After 25 years as "the old women in the rafters," Golden State Warriors fans Rosemarie Chonzena and Marian Ours finally moved up in the world.

By moving down.

Best friends Chonzena and Ours -- both 76 ("as old as the Golden Gate Bridge," Chonzena says) -- have been steady Warriors season ticket holders since 1988, always renewing their seats at the very last tippy-top row waaaay the heck up there in Section 208 at Oracle Arena, where Sherpas provide assistance instead of ushers and there is long-standing lore about oxygen masks dropping from the ceiling.

Golden State Warriors fans Marian Ours and Rosemarie Chonzena wait for the start of the Warriors game against the Denver Nuggets Game 6 of their
Golden State Warriors fans Marian Ours and Rosemarie Chonzena wait for the start of the Warriors game against the Denver Nuggets Game 6 of their first-round NBA basketball playoff series on Thursday, May 2, 2013 in Oakland, Calif. (Doug Duran/Bay Area News Group) ( Doug Duran )

So it was a big thrill at a big game Thursday night -- the Warriors' playoff series-clinching 92-88 win over the Denver Nuggets -- when the team treated the retired math teachers who live in the same retirement complex in Vacaville to a much better view, moving them down to the 27th row of the lower bowl in Section 124. Just for the night.

"We were certainly excited that they did this for us," Ours said. "They called Rosemarie, and then she called me and left me two messages. We couldn't wait!"

The two usually sit, well ¿-- "see that Oracle ad up there?" Ours said, squinting into the distance and pointing to the roof. "We sit on the right of it in the last row. You don't have a good view of the scoreboard because of the way it's tilted, but we don't mind."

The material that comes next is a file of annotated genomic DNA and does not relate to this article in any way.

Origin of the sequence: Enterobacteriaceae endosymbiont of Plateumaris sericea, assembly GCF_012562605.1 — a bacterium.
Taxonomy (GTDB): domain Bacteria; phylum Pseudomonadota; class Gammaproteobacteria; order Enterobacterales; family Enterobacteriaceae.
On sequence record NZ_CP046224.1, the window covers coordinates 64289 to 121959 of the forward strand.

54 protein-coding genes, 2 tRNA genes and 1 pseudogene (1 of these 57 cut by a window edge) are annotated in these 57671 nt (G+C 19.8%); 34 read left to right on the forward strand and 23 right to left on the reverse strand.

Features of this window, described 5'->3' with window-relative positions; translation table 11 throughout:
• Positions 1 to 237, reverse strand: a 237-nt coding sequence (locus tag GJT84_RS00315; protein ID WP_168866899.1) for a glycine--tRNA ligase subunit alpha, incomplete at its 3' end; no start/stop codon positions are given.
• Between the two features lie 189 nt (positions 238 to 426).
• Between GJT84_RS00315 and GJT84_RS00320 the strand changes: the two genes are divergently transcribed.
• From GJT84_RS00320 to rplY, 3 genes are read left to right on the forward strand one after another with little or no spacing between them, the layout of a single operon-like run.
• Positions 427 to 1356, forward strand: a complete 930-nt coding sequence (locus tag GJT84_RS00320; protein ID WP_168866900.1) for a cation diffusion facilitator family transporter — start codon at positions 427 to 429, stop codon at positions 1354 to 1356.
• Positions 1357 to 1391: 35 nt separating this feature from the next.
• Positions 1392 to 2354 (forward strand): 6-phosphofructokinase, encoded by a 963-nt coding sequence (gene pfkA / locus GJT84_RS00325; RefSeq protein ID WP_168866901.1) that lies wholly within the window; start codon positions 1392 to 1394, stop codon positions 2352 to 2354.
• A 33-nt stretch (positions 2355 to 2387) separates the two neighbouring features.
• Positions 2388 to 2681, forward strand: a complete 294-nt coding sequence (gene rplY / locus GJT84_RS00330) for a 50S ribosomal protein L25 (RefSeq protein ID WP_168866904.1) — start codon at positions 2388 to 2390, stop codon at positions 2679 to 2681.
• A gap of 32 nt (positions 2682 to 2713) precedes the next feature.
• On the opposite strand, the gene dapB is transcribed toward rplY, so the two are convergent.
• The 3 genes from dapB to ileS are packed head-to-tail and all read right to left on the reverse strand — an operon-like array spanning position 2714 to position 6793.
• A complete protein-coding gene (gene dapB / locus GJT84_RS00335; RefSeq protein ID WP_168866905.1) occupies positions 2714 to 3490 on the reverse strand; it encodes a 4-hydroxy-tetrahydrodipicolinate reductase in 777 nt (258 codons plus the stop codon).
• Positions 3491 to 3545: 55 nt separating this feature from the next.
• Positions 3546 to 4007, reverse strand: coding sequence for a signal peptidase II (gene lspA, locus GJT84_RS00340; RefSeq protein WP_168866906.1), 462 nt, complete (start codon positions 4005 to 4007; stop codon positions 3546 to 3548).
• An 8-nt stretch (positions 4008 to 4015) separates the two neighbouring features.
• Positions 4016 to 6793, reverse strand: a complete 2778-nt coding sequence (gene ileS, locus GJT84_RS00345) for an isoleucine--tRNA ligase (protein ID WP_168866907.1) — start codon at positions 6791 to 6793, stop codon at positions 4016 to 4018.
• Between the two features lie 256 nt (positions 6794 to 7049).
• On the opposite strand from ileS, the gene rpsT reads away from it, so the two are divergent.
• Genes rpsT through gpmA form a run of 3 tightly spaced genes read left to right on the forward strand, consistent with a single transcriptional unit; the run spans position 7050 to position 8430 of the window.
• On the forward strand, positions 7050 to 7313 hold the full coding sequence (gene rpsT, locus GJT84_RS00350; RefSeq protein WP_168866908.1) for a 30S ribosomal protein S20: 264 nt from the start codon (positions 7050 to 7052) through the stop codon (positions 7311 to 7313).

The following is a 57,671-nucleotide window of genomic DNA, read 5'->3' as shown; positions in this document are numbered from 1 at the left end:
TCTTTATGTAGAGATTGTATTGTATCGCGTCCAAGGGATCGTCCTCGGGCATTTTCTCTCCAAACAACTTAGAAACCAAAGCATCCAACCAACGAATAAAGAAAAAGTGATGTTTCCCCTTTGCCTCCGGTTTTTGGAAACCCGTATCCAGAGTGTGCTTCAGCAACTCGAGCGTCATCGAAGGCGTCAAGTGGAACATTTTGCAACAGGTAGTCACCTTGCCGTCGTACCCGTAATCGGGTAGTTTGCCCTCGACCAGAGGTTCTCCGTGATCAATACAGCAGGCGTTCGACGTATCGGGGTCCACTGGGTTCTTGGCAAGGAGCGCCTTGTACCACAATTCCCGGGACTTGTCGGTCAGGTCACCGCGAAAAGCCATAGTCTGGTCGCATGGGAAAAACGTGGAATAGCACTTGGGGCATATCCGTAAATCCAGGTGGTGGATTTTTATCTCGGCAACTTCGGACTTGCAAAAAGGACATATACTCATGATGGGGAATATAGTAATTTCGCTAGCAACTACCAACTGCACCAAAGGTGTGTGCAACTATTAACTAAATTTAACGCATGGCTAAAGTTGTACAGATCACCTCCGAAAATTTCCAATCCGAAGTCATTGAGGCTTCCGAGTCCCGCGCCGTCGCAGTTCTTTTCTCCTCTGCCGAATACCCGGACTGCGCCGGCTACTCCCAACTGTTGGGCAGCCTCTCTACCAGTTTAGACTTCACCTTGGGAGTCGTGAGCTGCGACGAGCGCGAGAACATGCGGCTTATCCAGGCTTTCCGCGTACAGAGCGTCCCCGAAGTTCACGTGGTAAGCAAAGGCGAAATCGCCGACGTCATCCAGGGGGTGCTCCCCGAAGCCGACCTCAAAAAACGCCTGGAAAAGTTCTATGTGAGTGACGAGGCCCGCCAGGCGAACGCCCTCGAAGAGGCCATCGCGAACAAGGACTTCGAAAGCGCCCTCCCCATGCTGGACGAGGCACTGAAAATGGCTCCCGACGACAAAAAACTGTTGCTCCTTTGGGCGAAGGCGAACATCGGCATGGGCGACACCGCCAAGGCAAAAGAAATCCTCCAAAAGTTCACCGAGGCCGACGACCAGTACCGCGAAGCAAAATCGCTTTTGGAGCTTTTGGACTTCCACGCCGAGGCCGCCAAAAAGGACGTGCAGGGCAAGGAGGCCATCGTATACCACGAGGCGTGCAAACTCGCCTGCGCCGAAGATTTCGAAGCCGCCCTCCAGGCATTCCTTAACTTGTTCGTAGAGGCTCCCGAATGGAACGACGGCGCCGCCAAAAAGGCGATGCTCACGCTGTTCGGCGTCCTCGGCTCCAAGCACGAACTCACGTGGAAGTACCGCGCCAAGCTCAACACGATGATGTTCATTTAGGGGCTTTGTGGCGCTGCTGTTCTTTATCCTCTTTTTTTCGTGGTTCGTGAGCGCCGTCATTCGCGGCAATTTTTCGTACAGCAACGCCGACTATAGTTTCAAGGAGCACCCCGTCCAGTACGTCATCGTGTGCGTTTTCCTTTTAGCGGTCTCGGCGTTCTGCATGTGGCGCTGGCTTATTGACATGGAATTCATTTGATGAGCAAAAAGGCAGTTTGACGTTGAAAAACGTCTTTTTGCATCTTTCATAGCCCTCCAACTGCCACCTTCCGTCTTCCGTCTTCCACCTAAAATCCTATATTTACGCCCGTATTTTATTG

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"And when the crowd roars, you can't hear one whistle or announcement," Chonzena added, raising her voice over intense booing-then-cheering as something bad-then-good happened on the court. "It's like watching TV with the mute button on. But we don't mind."

Warriors communications director Lisa Goodwin said the team likes to reward its dedicated fans whenever possible. "So we thought it would be fun to move the ladies down to the lower bowl for tonight's game -- closer to the action," she said.

And they got plenty of that. It was one of the most nail-biting finishes ever, and a collective roar of relief rose up as the golden confetti finally dropped in a snowstorm of sunshine on the nearly 20,000 fans. The win means the Warriors advance to the next round of the NBA playoffs, taking on the San Antonio Spurs.

Chonzena had been twirling her rally towel above her head in helicopter fashion all night -- so fast, it was possible she might have become airborne.

While Chonzena is a little more boisterous than the soft-spoken Ours, these two are not your typical crazed sports fans. Former math teachers are a little more logical. Oh, they have their Bobblehead collections and pennants and signed photos, but they shun superstitions and pre-game rituals. They don't go out into the concourse at halftime for food or beverages. "We have dinner on the drive down," Chonzena said. At the same restaurant each time? "No," she said. "Usually some place we have coupons for."

Both women are originally from the East -- Ours is from West Virginia, and Chonzena from Ohio. They've always loved sports (when it comes to baseball and football, they're -- shhh -- Pittsburgh fans), and they got hooked on the Warriors while teaching at Walters Junior High in Fremont, which is, coincidentally, "The Home of the Warriors." Different Warriors, though. Shorter.

Since then, they've been through the ups and downs -- mostly downs, until now -- with the team. They've seen every iteration and the eventual disappearance of Thunder the mascot. They loved the Weekend Warriors, the big tubby guys who used to shake what their mamas gave 'em during timeouts.

And through it all, they've lived the high life up in Section 208. They'll return to their old seats for the second round, and -- they hope -- on to the conference finals.

"We love it up there," Chonzena said. "We have so many wonderful friends in that section. We're known as 'the old women in the last row.' We don't want to change that now."

Follow Angela Hill at Twitter.com/giveemhill, or read her Sunday Give 'Em Hill column.